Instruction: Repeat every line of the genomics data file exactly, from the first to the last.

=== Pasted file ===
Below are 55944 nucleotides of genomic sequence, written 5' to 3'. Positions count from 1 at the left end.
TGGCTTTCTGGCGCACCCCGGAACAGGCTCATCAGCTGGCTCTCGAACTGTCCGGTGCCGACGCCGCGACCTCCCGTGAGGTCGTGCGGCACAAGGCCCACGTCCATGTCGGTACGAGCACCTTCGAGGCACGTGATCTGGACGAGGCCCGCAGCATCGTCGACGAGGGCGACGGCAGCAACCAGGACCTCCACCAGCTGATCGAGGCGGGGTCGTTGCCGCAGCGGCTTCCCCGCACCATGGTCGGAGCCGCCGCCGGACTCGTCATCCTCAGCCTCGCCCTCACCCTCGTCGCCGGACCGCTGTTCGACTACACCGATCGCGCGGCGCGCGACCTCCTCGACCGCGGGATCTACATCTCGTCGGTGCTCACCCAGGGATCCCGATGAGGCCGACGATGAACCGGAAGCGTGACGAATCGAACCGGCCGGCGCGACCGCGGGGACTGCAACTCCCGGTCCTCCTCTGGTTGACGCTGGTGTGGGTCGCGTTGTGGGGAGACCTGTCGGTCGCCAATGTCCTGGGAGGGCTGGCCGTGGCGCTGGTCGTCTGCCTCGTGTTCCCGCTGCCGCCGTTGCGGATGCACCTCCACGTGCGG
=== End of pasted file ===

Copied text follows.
Below are 55944 nucleotides of genomic sequence, written 5' to 3'. Positions count from 1 at the left end.
TGGCTTTCTGGCGCACCCCGGAACAGGCTCATCAGCTGGCTCTCGAACTGTCCGGTGCCGACGCCGCGACCTCCCGTGAGGTCGTGCGGCACAAGGCCCACGTCCATGTCGGTACGAGCACCTTCGAGGCACGTGATCTGGACGAGGCCCGCAGCATCGTCGACGAGGGCGACGGCAGCAACCAGGACCTCCACCAGCTGATCGAGGCGGGGTCGTTGCCGCAGCGGCTTCCCCGCACCATGGTCGGAGCCGCCGCCGGACTCGTCATCCTCAGCCTCGCCCTCACCCTCGTCGCCGGACCGCTGTTCGACTACACCGATCGCGCGGCGCGCGACCTCCTCGACCGCGGGATCTACATCTCGTCGGTGCTCACCCAGGGATCCCGATGAGGCCGACGATGAACCGGAAGCGTGACGAATCGAACCGGCCGGCGCGACCGCGGGGACTGCAACTCCCGGTCCTCCTCTGGTTGACGCTGGTGTGGGTCGCGTTGTGGGGAGACCTGTCGGTCGCCAATGTCCTGGGAGGGCTGGCCGTGGCGCTGGTCGTCTGCCTCGTGTTCCCGCTGCCGCCGTTGCGGATGCACCTCCACGTGCGG